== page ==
Skip to main content
Go to homepage

Print Page

A to Z: Anaphylaxis

Anaphylaxis is a sudden, life-threatening reaction that is usually caused by an allergy. The most common allergens (things that cause a reaction) are foods, medications, and insect stings.

More to Know

Anaphylaxis does not occur the first time someone comes in contact with an allergen. During the first exposure, the person's immune system, which fights infections and disease, responds to the allergen as if it were a threat. When exposed to the allergen again, the person's body tries to "defend" itself by releasing chemicals into the blood that cause inflammation throughout the body and the severe allergic symptoms known as anaphylaxis.

Common anaphylaxis symptoms are itchy or red skin, swelling, trouble breathing, hoarseness, a runny or stuffed nose, throwing up, a fast heartbeat, or passing out. If someone has anaphylaxis more than once, signs may change each time.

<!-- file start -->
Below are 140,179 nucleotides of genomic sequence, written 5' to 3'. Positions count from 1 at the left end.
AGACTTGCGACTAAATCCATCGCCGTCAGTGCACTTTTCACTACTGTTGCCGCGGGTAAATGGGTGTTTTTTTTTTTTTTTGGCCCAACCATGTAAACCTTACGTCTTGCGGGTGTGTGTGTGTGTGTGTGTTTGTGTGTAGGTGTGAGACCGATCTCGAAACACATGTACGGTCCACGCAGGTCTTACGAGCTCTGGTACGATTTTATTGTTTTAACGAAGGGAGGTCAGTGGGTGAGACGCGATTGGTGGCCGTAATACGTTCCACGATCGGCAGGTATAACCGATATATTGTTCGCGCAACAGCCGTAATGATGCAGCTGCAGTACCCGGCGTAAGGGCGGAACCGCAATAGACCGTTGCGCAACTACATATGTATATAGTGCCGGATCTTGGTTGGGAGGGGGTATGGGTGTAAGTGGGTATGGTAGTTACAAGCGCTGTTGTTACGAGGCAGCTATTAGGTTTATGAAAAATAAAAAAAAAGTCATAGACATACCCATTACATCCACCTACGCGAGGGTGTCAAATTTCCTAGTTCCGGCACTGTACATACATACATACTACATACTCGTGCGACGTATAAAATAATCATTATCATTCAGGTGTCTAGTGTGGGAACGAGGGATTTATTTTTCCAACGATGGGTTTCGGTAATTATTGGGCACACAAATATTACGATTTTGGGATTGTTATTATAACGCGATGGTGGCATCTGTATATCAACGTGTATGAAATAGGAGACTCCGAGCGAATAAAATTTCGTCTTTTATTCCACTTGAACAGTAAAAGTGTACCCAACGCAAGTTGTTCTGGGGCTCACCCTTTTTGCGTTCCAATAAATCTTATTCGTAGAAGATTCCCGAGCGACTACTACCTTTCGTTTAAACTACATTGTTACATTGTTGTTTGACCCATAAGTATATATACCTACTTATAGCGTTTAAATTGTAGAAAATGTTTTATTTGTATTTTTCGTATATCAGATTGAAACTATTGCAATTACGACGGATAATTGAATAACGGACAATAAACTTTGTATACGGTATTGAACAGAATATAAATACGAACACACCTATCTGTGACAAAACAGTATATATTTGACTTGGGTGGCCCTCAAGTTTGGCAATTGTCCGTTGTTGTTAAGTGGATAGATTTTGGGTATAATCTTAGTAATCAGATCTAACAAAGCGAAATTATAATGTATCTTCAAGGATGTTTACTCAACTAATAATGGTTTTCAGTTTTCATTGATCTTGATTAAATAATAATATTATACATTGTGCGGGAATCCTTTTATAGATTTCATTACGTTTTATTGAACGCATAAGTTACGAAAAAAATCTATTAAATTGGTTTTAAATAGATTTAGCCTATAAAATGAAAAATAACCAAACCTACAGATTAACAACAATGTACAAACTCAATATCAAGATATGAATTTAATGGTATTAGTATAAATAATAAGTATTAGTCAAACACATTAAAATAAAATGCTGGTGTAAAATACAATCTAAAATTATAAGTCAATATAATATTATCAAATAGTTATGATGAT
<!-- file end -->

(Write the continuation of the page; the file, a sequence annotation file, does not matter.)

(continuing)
Treatment for anaphylaxis includes an injection of epinephrine (adrenaline) right away. Other medications like prednisone (a steroid) and antihistamines treat the reaction and usually will be continued for a few days. With prompt treatment, an episode usually ends within an hour, but some can last longer. Sometimes symptoms return without another exposure to the allergen, usually within 10 hours but sometimes up to 3 days later.

epinephrine injection illustration

Keep in Mind

Anaphylaxis can be life threatening, so anyone at risk for it (and all caretakers) should know what to do in an emergency.

What next?

By using this site, you consent to our use of cookies. To learn more, read our privacy policy.